The goal of the distributed engine control is to enable a highly integrated system that is agile and that can make real-time intelligent decisions related to jet engine performance and health.
In one aspect, smart nodes and data concentrators have been developed that are assembled on an LTCC or other composite ceramic substrate that offer significantly enhanced thermal and vibration performance along with resistance to hydration, improved reliability, and reducing the overall size of the systems. Comparing to previous generations, our smart node and data concentrator provide integrated encryption of the data and memory, improving the security of the system. The result is a long-lasting, reliable, versatile, and low-cost electronic substrate platform for the smart node and data concentrator that enables placement of these components in the high temperature zone enabling faster evaluation of data and decision making for adjustment of sensors and actuators of the engine.DETAILED DESCRIPTION
The following detailed description will illustrate the general principles of the invention, examples of which are additionally illustrated in the accompanying drawings. In the drawings, like reference numbers indicate identical or functionally similar elements.
Still referring to
In one embodiment, as shown to the right in
The data concentrator 112 includes a microcontroller 134, memory/registers 136, and a port 138, such as an Ethernet port, for connection to the smart node 110 via bus 130 for transmission of digital signals. The microcontroller 134 may be an 8 bit, 16 bit, 32 bit, or 64 bit microcontroller. Further, the data concentrator 112 may include on board encryption software 139 to encrypt the data being transmitted thereto, therefrom and/or stored thereon for an added level of protection for the engine. The data concentrator 112 includes a second port (not shown) for connection or wiring for a direct connection to the FADEC.
The smart node 110 and data concentrator 112 are electrically connected to a power source 140. The power source 140 may be connected to a direct current converter 142 to supply the smart node 110 and the data concentrator 112 with the appropriate power level.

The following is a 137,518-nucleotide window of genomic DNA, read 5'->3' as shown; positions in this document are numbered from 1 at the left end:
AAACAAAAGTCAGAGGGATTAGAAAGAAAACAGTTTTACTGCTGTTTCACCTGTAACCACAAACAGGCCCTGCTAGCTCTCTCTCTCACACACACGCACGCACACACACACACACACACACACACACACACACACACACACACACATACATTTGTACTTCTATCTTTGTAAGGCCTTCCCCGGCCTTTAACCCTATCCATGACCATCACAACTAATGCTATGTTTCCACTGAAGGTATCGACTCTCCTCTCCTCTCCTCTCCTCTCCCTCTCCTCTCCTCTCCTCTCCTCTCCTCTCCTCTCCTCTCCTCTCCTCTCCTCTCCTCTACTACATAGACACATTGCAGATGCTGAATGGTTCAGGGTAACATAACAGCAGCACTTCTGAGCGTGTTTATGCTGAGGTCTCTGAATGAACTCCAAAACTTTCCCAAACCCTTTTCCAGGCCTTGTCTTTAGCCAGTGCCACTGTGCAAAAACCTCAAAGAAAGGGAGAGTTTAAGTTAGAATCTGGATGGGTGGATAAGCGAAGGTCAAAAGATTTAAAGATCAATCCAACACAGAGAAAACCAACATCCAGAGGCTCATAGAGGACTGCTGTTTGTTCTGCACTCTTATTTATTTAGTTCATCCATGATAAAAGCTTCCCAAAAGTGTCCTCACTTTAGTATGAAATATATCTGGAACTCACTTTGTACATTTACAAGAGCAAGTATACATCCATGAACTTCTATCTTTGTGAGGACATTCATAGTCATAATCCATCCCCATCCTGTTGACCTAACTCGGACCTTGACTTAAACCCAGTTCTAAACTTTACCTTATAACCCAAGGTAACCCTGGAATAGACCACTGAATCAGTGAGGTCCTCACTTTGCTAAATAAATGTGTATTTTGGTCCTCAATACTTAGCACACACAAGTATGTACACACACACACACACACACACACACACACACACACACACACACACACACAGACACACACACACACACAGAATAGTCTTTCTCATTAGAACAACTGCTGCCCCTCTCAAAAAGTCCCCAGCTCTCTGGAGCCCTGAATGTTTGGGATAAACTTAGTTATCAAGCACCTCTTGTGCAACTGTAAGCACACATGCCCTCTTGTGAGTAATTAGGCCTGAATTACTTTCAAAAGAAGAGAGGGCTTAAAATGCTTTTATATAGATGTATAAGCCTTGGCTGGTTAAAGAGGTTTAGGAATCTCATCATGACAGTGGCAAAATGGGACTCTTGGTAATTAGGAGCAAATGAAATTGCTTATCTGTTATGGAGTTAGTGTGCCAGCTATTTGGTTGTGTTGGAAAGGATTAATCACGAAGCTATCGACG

Referring now to
The LTCC circuitry unit 150 shown in the photograph of
It is advantageous to have the smart node and/or the data concentrator assembled on an LTCC substrate because it provides enhanced thermal and vibration performance along with resistance to hydration, improved reliability and reduced overall size of the circuitry unit. These circuitry units satisfy all constraints on size, weight, power and cost, while providing high performance as part of next generation FADECs. Furthermore, the smart node and data concentrators allow autonomous decision making in a local closed loop system that is close to the engine, such as a jet engine, which provides the ability to make a faster decision related to the engine condition and reduces the response time for the overall system.
The circuitry unit 150 of
Referring now to
The embodiments of this invention shown in the drawings and described above are exemplary of numerous embodiments that may be made within the scope of the appended claims. It is contemplated that numerous other configurations of the engine system may be created taking advantage of the disclosed approach.
1. A distributed engine control system comprising:
- a plurality of smart nodes each assembled on a low temperature co-fired ceramic substrate and comprising an analog to digital converter, a digital to analog converter, a microcontroller, a memory, and a data port;
- a data concentrator assembled on a low temperature co-fired ceramic substrate and comprising a microcontroller, a memory, a first data port, and a second data port; and
- an I/O bus operatively connected to the data ports of the plurality of smart nodes and the first data port of the data concentrator to transmit digital signals.